Set in an Asian-influenced world where martial arts and elemental manipulation are complementary components, Avatar: The Last Airbender centers on twelve-year-old Aang and his fight to maintaining peace across his world — which consists of four elemental-focused nations. The series premiered on Nickelodeon in 2005 and ran for three seasons, and has since spawned a film, video games, and comics, as well as the television sequel, The Legend of Korra, which itself has been a hit.
A relatively unknown series, Starz’s British-American fantasy show Outlander – based on Diana Gabaldon’s series of historical, science-fiction, mystery, fantasy time-traveling novels and short stories of the same name – has proven time and time again that it is one of the most imaginative and daring shows on television.
Beginning in World War II, the pilot episode quickly transports the series’ protagonist, married nurse Claire Randall, played by Caitriona Balfe, back in time to 1743, where she meets her husband Frank’s evil ancestor, Jonathan Randall. While the series tends to stray from its source material from time to time, Outlander remains faithfully a fantasy show. In many ways, with less gaudy sex scenes and a heightened focus on emotion, Outlander can be seen as a lighter version of Game of Thrones.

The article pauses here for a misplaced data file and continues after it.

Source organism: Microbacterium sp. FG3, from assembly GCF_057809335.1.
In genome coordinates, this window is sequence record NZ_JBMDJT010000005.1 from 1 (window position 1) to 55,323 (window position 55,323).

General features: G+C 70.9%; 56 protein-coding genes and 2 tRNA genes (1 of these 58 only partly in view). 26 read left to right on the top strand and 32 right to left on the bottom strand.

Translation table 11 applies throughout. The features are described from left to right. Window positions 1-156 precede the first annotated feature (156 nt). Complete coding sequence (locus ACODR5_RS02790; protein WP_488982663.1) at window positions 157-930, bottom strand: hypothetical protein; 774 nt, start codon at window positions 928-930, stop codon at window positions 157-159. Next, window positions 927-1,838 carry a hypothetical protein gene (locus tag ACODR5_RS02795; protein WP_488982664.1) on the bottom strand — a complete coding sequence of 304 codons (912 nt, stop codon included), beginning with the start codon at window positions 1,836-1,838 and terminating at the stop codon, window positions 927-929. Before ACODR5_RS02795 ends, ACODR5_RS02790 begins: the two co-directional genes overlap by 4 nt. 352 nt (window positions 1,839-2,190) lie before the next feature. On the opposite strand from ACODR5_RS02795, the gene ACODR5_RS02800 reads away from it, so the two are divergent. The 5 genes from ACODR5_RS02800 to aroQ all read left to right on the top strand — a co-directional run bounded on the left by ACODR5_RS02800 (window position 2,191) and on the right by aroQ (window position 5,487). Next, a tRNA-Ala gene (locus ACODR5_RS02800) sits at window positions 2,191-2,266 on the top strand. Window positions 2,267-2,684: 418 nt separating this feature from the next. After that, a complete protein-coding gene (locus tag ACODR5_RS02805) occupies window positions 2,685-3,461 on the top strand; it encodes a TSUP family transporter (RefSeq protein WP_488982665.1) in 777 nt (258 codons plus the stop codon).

5. Xena: Warrior Princess
Just like Bewitched, Xena: Warrior Princess is one of the most widely recognized TV shows in history. Famously starring Lucy Lawless as the fictional warlord-turned-warrior, Xena: Warrior Princess established a devout cult-following after the series concluded in 2001, and has even inspired novels, comic books, and video games throughout the years.
Xena initially appeared in a three-episode arc on Hercules: The Legendary Journeys and was supposed to die in her final episode, but audiences loved the character so much, Hercules producer Robert Tapert elected to give Xena her own series. Which ended up being the right decision, seeing as Xena: Warrior Princess not only surpassed Hercules‘ ratings, but also became the highest-rated syndicated drama in only its second season, and it remained in the top five throughout the rest of its run.